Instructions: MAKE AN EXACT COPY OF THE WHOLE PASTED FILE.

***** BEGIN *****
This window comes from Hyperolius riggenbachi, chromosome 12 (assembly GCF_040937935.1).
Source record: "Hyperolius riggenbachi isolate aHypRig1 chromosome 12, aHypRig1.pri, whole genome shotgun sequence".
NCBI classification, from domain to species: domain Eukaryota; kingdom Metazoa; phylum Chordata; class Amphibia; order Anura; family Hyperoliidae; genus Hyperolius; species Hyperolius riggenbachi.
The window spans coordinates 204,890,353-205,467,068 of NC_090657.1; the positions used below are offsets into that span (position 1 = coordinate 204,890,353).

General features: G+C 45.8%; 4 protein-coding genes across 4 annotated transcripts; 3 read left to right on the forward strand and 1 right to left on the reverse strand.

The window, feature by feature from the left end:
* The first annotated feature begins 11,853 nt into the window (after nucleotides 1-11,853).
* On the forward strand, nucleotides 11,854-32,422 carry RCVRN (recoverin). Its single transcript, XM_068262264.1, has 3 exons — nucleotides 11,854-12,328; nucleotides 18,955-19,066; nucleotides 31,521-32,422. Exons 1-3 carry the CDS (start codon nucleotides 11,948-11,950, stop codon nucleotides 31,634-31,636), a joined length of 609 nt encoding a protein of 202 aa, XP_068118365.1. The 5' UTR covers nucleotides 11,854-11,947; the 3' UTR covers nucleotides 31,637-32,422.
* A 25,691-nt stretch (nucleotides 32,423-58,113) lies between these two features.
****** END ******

This window comes from Hyperolius riggenbachi, chromosome 12 (assembly GCF_040937935.1).
Source record: "Hyperolius riggenbachi isolate aHypRig1 chromosome 12, aHypRig1.pri, whole genome shotgun sequence".
NCBI classification, from domain to species: domain Eukaryota; kingdom Metazoa; phylum Chordata; class Amphibia; order Anura; family Hyperoliidae; genus Hyperolius; species Hyperolius riggenbachi.
The window spans coordinates 204,890,353-205,467,068 of NC_090657.1; the positions used below are offsets into that span (position 1 = coordinate 204,890,353).

General features: G+C 45.8%; 4 protein-coding genes across 4 annotated transcripts; 3 read left to right on the forward strand and 1 right to left on the reverse strand.

The window, feature by feature from the left end:
* The first annotated feature begins 11,853 nt into the window (after nucleotides 1-11,853).
* On the forward strand, nucleotides 11,854-32,422 carry RCVRN (recoverin). Its single transcript, XM_068262264.1, has 3 exons — nucleotides 11,854-12,328; nucleotides 18,955-19,066; nucleotides 31,521-32,422. Exons 1-3 carry the CDS (start codon nucleotides 11,948-11,950, stop codon nucleotides 31,634-31,636), a joined length of 609 nt encoding a protein of 202 aa, XP_068118365.1. The 5' UTR covers nucleotides 11,854-11,947; the 3' UTR covers nucleotides 31,637-32,422.
* A 25,691-nt stretch (nucleotides 32,423-58,113) lies between these two features.